Logo Assembly Logo Hemicycle

Beating Covid-19 with public health measures

Resolution 2424 (2022)

Parliamentary Assembly
Assembly debate on 27 January 2022 (7th sitting) (see Doc. 15444, report of the Committee on Social Affairs, Health and Sustainable Development, rapporteur: Mr Stefan Schennach). Text adopted by the Assembly on 27 January 2022 (7th sitting).See also Recommendation 2222 (2022).
1. More than 332 million confirmed cases of Covid-19, including more than 5.5 million deaths, had been reported to the World Health Organization (WHO) by 19 January 2022. These figures are alarming, in particular since they are bound to be largely underestimated in many parts of the world. Currently, the European and Americas regions of WHO are recording the most cases, as the fast-growing Omicron variant displaces the previously dominant Delta variant. Nearly 9 million cases and over 21 000 deaths were recorded in a seven-day period in the European region alone.
2. At the same time, nearly 10 billion vaccine doses have so far been administered, an amazing feat only two years after the virus was first discovered. The vaccines approved by WHO have been proven safe and very effective in reducing disease severity. However, global vaccine distribution and uptake have been neither equitable nor sufficient: in the European region, 57 out of 100 persons are fully vaccinated, but only 7 out of 100 persons in the African region. Despite the work of the COVAX mechanism, which won the Council of Europe North-South Prize in 2021, in lower-income countries only 5 out of 100 persons are fully vaccinated, while upper middle-income and high-income countries have already fully vaccinated 68 out of 100 persons. Widespread vaccine misinformation and hesitancy needs to be urgently addressed in all countries.
3. Additional Covid-19 vaccines are in the making, using different techniques with a view to addressing “immune evasion”, reaching sterilising immunity and developing a general vaccine against all Covid-19 variants. The first specific treatments for Covid-19, surprisingly effective if taken shortly after infection, are also starting to be authorised. To fulfil their promise, these treatments necessitate effective and accessible testing and contact-tracing systems, as well as the removal of obstacles to global equitable production and distribution throughout the world.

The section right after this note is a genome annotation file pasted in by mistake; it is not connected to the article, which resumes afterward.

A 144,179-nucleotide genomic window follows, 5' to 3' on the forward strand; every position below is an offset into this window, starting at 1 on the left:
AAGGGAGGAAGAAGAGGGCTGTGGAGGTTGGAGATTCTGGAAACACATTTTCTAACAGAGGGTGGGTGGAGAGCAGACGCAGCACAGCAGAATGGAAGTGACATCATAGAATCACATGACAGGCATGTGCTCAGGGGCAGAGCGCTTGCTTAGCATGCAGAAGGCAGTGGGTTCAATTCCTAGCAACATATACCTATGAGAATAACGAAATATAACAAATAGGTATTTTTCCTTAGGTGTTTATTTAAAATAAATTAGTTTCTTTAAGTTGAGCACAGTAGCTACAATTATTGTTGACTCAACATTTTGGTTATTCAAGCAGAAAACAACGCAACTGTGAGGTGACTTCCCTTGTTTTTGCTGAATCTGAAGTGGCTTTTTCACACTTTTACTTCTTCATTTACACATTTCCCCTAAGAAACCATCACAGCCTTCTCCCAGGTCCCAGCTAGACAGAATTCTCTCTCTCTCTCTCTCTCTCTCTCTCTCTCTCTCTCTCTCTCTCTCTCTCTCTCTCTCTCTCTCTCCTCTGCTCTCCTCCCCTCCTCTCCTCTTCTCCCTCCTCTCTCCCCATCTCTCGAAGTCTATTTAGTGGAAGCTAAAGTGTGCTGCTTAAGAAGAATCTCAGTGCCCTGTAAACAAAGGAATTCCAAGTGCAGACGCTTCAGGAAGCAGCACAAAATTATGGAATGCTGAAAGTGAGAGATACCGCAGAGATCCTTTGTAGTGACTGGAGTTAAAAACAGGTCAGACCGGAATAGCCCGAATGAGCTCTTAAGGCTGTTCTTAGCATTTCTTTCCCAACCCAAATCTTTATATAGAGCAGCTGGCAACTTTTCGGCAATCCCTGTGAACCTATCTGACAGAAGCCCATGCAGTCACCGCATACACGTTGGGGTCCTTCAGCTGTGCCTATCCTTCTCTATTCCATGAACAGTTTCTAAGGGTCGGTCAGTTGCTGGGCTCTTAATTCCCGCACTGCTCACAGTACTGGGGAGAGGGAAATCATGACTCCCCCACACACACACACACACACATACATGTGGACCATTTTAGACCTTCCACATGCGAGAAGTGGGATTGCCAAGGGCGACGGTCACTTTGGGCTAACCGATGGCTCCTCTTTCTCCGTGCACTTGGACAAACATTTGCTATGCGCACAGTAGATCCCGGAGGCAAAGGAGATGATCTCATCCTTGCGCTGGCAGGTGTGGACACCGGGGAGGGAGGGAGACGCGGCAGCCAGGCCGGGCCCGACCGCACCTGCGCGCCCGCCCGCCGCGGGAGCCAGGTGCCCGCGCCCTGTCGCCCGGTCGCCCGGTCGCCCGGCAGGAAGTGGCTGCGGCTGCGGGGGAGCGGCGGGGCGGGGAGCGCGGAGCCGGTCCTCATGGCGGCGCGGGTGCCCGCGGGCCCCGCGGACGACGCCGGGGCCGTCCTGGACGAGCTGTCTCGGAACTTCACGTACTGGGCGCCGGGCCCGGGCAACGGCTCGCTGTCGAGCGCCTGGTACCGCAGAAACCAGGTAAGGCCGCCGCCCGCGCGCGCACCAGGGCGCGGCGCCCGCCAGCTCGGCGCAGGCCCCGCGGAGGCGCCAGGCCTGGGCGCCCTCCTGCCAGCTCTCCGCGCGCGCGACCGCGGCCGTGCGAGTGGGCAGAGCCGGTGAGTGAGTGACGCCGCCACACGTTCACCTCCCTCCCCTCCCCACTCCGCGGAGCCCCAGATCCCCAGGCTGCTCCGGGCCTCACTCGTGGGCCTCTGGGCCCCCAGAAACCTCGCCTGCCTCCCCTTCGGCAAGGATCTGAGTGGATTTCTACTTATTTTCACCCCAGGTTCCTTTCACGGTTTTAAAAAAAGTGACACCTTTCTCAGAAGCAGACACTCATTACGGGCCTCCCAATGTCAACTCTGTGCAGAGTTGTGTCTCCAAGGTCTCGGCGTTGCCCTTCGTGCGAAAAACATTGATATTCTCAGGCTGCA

4. The Assembly welcomes the global initiatives promoting solidarity in the fight against the pandemic, including the efforts of countries that have supplied Covid-19 vaccines, and the holding of the 31st special session of the United Nations General Assembly, in response to the Covid-19 pandemic, which took place on 3 and 4 December 2020. It stresses the importance of international co-operation and effective multilateralism in ensuring that all States, in particular developing States, have affordable, timely, equitable and universal access to Covid-19 vaccines in order to minimise negative effects in all affected States and to beat the pandemic. In this regard, the Assembly recalls the relevant resolutions adopted by the United Nations General Assembly and the United Nations Human Rights Council.
5. Unfortunately, a significant percentage of survivors of Covid-19 infections will have persistent symptoms (“long Covid”), some severe. Research so far indicates that about 10% to 20% of all adults infected by the virus are affected, putting a considerable strain on healthcare systems and economies, not to mention on the quality of life of these new chronic disease sufferers, many of whom are comparatively young, and were healthy and active before infection. Governments must make this a public health priority and urgently allocate the necessary resources for research on the condition and treatment of persons suffering with post-Covid-19 symptoms, in order to uphold the right to health.
6. The mental health situation has deteriorated across the globe due to the chronic stress and uncertainty of living through a pandemic, adding to the general disease burden. With the virus evolving into new and more infectious variants, some evading immunity provided by vaccines and prior infection, successive waves of Covid-19 infection have led to long waiting lists in most countries for treatment of other diseases, further deepening the general health crisis. Moreover, the pandemic has laid bare inequities in our health systems and the lack of sufficient funding, resulting, inter alia, in overworked healthcare staff and insufficient hospital beds. This needs to be addressed urgently.
7. However, the Covid-19 pandemic is far more than a health crisis as it affects societies and economies at their core with the increase of poverty and inequalities both within member States and globally, thus also resulting in a setback for the achievement of the United Nations Sustainable Development Goals. Once again, working people, parents, children, women, vulnerable persons and marginalised individuals are disproportionately affected.